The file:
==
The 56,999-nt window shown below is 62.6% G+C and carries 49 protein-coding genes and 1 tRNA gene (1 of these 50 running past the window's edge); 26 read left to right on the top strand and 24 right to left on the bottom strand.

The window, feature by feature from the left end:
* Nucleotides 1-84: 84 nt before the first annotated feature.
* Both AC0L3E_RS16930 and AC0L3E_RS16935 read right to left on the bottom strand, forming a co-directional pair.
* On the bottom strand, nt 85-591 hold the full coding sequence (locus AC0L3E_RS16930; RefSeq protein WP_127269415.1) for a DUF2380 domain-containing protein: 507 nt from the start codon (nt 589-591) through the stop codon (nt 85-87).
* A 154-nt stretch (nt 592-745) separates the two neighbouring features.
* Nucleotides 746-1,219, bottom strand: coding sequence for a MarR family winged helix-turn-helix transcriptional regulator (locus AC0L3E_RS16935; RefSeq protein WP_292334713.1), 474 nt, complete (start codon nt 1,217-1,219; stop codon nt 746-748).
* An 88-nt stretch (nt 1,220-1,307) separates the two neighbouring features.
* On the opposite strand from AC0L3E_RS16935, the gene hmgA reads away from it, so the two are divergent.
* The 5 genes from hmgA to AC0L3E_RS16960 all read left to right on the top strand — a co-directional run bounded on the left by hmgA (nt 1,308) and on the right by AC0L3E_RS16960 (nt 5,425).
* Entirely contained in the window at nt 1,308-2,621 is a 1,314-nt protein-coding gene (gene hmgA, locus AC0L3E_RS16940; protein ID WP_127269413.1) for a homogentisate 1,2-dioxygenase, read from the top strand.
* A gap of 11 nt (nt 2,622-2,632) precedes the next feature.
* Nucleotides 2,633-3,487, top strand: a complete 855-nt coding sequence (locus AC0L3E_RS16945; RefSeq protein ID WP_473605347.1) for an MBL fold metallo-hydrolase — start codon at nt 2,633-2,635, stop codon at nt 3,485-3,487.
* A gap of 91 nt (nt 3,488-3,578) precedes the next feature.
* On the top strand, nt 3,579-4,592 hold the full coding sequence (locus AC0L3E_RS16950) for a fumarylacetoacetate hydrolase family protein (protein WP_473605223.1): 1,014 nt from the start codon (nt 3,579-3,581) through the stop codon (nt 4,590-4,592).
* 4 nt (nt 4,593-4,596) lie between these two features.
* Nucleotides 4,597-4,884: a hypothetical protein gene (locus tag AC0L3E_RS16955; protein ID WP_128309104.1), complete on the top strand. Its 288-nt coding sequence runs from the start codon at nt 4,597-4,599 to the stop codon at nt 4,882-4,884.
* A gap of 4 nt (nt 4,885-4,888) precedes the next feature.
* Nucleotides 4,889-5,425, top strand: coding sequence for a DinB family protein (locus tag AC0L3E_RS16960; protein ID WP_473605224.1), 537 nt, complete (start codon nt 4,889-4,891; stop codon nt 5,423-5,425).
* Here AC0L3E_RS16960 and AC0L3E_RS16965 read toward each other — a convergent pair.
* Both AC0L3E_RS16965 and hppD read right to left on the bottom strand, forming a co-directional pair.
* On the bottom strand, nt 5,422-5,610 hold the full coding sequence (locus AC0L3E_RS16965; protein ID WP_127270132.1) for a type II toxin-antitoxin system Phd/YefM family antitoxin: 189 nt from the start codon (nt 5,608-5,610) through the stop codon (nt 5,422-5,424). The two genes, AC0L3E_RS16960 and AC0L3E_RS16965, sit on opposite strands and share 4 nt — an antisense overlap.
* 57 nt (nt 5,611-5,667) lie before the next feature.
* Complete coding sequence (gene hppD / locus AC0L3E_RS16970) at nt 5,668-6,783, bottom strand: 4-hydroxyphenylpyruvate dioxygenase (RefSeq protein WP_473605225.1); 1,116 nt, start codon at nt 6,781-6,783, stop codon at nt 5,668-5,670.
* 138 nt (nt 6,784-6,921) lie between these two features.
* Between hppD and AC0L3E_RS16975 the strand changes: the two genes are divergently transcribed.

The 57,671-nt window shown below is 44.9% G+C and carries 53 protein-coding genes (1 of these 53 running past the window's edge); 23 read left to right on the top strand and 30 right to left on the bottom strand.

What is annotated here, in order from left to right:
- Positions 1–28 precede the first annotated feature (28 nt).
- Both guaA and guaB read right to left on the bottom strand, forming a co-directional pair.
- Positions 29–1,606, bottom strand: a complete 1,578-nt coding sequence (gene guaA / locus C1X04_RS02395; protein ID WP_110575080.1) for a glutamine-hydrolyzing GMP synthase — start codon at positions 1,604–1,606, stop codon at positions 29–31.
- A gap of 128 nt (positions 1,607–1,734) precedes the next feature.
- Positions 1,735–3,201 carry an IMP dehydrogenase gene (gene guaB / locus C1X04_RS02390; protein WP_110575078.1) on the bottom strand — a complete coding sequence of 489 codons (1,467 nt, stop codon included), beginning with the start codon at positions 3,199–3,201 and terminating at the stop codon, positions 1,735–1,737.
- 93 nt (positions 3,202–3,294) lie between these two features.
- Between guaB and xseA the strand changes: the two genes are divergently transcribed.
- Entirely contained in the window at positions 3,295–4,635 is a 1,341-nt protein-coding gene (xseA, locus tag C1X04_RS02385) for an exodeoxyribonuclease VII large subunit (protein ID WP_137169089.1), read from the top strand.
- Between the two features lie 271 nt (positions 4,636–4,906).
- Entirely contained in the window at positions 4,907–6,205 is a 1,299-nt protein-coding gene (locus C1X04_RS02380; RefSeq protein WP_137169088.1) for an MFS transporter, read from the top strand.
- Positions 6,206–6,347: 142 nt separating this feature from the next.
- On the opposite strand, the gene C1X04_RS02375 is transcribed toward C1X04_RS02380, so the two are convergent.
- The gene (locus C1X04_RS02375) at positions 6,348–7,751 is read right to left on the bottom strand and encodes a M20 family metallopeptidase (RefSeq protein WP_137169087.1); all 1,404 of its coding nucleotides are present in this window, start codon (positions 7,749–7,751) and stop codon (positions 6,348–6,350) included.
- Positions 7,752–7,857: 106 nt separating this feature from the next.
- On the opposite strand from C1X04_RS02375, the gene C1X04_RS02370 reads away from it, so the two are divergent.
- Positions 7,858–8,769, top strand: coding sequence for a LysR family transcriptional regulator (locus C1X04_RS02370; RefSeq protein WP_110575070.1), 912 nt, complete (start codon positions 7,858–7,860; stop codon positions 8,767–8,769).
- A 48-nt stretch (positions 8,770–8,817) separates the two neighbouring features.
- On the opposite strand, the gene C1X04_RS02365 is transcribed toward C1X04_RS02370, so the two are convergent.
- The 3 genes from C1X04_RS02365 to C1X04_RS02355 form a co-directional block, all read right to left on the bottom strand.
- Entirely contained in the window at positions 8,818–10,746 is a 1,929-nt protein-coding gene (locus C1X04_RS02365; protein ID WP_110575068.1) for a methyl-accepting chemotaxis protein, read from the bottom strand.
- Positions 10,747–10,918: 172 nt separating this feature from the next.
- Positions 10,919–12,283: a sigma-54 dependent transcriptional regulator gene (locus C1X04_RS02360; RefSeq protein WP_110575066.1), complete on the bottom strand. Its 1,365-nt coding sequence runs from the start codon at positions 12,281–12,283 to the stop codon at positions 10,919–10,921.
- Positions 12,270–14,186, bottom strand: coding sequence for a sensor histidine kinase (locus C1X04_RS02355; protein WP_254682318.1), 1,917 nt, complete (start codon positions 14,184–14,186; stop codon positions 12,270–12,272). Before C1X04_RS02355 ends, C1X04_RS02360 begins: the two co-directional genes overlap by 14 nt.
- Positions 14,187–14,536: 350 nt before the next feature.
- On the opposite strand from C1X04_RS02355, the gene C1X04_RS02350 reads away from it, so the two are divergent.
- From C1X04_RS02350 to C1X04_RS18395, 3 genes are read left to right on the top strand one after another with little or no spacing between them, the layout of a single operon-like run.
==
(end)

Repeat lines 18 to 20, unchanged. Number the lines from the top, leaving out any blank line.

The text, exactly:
* A gap of 4 nt (nt 4,885-4,888) precedes the next feature.
* Nucleotides 4,889-5,425, top strand: coding sequence for a DinB family protein (locus tag AC0L3E_RS16960; protein ID WP_473605224.1), 537 nt, complete (start codon nt 4,889-4,891; stop codon nt 5,423-5,425).
* Here AC0L3E_RS16960 and AC0L3E_RS16965 read toward each other — a convergent pair.